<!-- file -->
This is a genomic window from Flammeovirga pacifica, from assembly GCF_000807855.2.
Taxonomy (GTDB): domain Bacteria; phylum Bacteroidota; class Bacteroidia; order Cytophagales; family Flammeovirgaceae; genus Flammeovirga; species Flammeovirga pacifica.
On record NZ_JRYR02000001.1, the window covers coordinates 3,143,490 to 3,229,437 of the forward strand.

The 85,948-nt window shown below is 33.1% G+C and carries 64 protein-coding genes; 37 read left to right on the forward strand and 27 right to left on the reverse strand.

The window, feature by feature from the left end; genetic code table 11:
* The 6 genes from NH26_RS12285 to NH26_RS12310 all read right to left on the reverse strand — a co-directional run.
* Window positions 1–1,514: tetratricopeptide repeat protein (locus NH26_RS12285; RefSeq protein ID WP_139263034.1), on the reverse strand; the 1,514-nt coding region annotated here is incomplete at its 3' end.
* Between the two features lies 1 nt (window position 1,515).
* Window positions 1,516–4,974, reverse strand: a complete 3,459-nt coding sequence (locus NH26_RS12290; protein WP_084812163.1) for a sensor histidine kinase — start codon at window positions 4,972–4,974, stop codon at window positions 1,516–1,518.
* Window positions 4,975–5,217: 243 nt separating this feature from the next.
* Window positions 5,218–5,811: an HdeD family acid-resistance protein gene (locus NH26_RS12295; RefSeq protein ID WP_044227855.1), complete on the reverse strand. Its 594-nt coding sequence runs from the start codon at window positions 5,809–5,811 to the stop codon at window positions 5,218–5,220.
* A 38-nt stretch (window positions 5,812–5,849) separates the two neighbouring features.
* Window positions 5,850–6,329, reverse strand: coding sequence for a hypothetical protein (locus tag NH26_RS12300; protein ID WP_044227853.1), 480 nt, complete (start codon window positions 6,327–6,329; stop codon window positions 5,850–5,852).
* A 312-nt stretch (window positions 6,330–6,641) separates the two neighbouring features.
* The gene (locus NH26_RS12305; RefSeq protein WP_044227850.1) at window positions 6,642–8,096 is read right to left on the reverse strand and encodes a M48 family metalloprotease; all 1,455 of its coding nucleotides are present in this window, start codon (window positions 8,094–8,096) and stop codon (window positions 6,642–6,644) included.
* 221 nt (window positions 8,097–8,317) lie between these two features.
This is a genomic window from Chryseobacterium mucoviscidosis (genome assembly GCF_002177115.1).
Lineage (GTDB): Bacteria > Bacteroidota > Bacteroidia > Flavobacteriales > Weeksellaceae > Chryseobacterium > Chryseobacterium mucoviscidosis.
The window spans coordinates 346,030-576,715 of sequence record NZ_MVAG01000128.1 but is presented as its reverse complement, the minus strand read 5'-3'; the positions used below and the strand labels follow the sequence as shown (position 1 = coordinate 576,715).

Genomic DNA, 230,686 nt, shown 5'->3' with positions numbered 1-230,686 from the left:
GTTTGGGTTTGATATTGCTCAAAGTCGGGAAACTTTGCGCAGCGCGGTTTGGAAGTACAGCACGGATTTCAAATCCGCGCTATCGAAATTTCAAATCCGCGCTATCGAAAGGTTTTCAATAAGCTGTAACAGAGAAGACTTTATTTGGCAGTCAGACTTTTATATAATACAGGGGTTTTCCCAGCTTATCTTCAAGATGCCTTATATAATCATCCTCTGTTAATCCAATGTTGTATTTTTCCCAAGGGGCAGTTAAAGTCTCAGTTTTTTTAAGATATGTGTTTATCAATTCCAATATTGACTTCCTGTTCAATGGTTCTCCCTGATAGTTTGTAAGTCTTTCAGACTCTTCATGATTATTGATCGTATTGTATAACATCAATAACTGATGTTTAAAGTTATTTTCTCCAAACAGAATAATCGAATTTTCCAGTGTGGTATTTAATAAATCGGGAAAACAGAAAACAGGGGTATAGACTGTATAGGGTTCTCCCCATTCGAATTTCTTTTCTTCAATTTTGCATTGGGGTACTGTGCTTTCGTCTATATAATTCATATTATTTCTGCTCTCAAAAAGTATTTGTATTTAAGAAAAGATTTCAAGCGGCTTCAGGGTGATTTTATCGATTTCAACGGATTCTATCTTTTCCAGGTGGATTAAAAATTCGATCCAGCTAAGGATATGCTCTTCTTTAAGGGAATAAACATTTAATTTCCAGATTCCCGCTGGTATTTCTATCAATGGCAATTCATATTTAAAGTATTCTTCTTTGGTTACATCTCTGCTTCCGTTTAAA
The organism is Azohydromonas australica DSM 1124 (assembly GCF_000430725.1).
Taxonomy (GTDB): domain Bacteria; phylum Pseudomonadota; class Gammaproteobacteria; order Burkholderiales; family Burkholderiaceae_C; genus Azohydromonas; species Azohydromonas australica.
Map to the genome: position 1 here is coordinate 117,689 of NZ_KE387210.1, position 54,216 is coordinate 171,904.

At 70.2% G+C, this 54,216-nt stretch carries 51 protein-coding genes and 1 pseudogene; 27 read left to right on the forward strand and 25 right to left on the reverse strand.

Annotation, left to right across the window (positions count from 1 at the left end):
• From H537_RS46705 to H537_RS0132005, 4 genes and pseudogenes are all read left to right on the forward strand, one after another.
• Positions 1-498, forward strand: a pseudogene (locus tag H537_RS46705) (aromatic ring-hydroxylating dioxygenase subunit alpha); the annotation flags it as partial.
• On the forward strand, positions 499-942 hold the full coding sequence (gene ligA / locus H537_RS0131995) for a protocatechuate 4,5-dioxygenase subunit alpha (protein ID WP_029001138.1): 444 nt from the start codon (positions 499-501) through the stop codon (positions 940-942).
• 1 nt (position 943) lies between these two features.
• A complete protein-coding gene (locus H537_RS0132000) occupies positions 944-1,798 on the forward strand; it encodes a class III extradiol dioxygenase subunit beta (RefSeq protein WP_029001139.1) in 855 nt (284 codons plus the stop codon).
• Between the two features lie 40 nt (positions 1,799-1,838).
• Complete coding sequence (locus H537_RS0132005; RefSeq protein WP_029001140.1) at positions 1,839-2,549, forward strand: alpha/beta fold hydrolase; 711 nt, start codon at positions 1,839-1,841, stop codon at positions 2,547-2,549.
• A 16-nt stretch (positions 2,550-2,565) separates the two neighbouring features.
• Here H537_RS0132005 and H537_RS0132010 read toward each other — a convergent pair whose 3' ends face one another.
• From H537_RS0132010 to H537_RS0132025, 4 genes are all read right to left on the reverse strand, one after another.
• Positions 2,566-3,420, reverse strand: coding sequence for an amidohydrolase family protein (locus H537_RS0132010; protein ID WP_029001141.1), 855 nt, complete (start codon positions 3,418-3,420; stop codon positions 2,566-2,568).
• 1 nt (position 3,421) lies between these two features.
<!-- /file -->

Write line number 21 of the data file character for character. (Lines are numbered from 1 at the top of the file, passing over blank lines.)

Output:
GTTTGGGTTTGATATTGCTCAAAGTCGGGAAACTTTGCGCAGCGCGGTTTGGAAGTACAGCACGGATTTCAAATCCGCGCTATCGAAATTTCAAATCCGCGCTATCGAAAGGTTTTCAATAAGCTGTAACAGAGAAGACTTTATTTGGCAGTCAGACTTTTATATAATACAGGGGTTTTCCCAGCTTATCTTCAAGATGCCTTATATAATCATCCTCTGTTAATCCAATGTTGTATTTTTCCCAAGGGGCAGTTAAAGTCTCAGTTTTTTTAAGATATGTGTTTATCAATTCCAATATTGACTTCCTGTTCAATGGTTCTCCCTGATAGTTTGTAAGTCTTTCAGACTCTTCATGATTATTGATCGTATTGTATAACATCAATAACTGATGTTTAAAGTTATTTTCTCCAAACAGAATAATCGAATTTTCCAGTGTGGTATTTAATAAATCGGGAAAACAGAAAACAGGGGTATAGACTGTATAGGGTTCTCCCCATTCGAATTTCTTTTCTTCAATTTTGCATTGGGGTACTGTGCTTTCGTCTATATAATTCATATTATTTCTGCTCTCAAAAAGTATTTGTATTTAAGAAAAGATTTCAAGCGGCTTCAGGGTGATTTTATCGATTTCAACGGATTCTATCTTTTCCAGGTGGATTAAAAATTCGATCCAGCTAAGGATATGCTCTTCTTTAAGGGAATAAACATTTAATTTCCAGATTCCCGCTGGTATTTCTATCAATGGCAATTCATATTTAAAGTATTCTTCTTTGGTTACATCTCTGCTTCCGTTTAAA